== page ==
Which Joe gave his name to ‘sloppy joes’? We look at five interesting sandwiches and their lexical origins.
Represent as diabolical.
- ‘Mumford, in any case, does not uniformly diabolize prescriptive technologies.’
- ‘In most cases, there is the risk of diabolising the enemy; but Indians suffer from the opposite mistake - of imagining their enemy to be better than he really is.’
- ‘Over here in Quebec, stay at home mothers are slowly raising their voices and diabolizing working mothers.’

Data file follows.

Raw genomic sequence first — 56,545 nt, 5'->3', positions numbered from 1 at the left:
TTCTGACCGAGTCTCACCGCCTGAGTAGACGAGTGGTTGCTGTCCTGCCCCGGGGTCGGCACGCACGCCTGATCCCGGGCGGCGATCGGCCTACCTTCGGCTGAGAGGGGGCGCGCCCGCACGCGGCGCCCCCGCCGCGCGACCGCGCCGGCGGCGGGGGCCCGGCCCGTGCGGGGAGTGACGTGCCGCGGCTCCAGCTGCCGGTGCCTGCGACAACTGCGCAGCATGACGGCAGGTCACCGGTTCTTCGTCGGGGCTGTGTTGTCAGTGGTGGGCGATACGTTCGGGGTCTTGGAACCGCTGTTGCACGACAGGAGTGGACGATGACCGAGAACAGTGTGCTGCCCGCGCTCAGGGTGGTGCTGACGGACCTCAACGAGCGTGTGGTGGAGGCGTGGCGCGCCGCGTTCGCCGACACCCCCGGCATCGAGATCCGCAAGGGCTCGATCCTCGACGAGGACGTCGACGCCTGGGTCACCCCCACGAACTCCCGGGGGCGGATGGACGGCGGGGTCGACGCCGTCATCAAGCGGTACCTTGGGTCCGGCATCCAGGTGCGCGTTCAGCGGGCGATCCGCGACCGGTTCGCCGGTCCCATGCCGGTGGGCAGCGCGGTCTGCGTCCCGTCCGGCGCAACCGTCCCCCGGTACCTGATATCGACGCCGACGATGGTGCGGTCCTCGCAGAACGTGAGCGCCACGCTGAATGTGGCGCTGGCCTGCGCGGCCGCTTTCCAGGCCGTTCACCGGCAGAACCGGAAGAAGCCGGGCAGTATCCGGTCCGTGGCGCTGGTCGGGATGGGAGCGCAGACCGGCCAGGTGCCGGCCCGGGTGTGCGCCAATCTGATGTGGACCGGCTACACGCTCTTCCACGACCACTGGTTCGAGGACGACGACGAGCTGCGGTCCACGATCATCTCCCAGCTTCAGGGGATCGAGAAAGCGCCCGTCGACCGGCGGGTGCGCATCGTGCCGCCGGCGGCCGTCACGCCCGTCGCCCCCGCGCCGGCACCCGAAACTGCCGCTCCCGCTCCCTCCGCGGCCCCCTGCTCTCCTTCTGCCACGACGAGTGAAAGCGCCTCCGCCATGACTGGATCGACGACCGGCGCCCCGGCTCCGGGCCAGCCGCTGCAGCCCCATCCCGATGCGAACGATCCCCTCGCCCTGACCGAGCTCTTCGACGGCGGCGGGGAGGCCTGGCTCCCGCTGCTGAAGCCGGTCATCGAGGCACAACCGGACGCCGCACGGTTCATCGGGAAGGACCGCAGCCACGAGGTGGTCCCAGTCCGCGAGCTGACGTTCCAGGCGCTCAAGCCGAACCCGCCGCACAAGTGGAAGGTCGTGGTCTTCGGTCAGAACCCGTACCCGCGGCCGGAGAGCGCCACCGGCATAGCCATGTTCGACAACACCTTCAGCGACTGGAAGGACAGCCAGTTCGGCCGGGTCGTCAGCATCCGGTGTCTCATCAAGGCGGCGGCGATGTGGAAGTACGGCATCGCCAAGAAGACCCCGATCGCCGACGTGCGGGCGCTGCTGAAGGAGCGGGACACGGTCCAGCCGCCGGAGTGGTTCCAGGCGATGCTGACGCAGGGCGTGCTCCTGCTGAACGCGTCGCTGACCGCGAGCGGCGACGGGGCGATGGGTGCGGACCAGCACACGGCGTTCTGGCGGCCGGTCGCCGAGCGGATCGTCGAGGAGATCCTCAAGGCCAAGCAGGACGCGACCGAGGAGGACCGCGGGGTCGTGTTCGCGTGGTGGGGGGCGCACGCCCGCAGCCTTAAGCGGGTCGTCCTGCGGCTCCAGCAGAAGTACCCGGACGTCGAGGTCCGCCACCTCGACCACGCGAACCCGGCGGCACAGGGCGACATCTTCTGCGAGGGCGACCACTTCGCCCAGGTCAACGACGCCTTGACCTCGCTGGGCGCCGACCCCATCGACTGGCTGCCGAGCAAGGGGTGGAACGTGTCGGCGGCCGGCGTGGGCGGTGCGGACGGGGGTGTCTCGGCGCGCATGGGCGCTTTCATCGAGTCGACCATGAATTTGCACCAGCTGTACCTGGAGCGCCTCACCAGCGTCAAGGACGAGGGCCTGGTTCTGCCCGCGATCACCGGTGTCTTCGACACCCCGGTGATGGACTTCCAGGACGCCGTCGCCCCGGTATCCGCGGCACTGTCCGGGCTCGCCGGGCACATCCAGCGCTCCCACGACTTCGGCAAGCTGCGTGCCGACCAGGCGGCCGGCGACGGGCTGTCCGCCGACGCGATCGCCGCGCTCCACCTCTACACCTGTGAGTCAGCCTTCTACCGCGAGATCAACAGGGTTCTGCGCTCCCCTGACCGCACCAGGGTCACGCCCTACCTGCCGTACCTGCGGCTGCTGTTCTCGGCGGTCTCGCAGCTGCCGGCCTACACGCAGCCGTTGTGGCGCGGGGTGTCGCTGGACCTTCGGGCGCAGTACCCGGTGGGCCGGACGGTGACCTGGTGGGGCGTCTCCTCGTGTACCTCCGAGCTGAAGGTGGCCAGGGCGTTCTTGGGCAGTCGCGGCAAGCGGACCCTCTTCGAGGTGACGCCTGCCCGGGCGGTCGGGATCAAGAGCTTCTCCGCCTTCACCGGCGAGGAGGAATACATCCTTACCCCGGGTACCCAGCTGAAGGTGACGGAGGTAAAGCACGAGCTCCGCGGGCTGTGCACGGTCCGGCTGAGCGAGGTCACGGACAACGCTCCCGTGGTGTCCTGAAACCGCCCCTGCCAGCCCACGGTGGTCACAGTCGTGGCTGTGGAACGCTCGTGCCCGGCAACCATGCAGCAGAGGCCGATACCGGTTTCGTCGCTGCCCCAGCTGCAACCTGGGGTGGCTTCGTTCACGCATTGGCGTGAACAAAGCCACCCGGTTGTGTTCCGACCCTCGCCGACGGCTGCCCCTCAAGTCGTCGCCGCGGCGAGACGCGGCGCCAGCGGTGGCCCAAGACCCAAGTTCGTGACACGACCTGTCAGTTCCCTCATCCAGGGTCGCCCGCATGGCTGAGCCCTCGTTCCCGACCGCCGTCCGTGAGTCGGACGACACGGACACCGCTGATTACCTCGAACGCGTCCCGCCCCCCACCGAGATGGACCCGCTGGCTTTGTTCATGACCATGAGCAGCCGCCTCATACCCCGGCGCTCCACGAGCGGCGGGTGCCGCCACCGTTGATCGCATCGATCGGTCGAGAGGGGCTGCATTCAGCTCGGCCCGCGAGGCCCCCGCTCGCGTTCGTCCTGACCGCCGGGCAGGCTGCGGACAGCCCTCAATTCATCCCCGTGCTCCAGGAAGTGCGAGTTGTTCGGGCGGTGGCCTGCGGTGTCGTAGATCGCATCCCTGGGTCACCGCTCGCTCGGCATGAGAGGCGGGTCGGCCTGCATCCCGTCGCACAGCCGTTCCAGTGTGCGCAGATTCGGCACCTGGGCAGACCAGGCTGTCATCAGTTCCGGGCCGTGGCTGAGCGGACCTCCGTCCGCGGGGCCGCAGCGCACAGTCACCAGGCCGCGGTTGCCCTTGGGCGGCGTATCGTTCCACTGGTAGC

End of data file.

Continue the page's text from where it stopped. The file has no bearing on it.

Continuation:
- ‘It seems, moreover, that the national media are preparing to launch a campaign to diabolize their unions.’
- ‘In every ascetic morality man worships a part of himself as God and for that he needs to diabolize the other part.’
We take a look at several popular, though confusing, punctuation marks.
From Afghanistan to Zimbabwe, discover surprising and intriguing language facts from around the globe.
The definitions of ‘buddy’ and ‘bro’ in the OED have recently been revised. We explore their history and increase in popularity.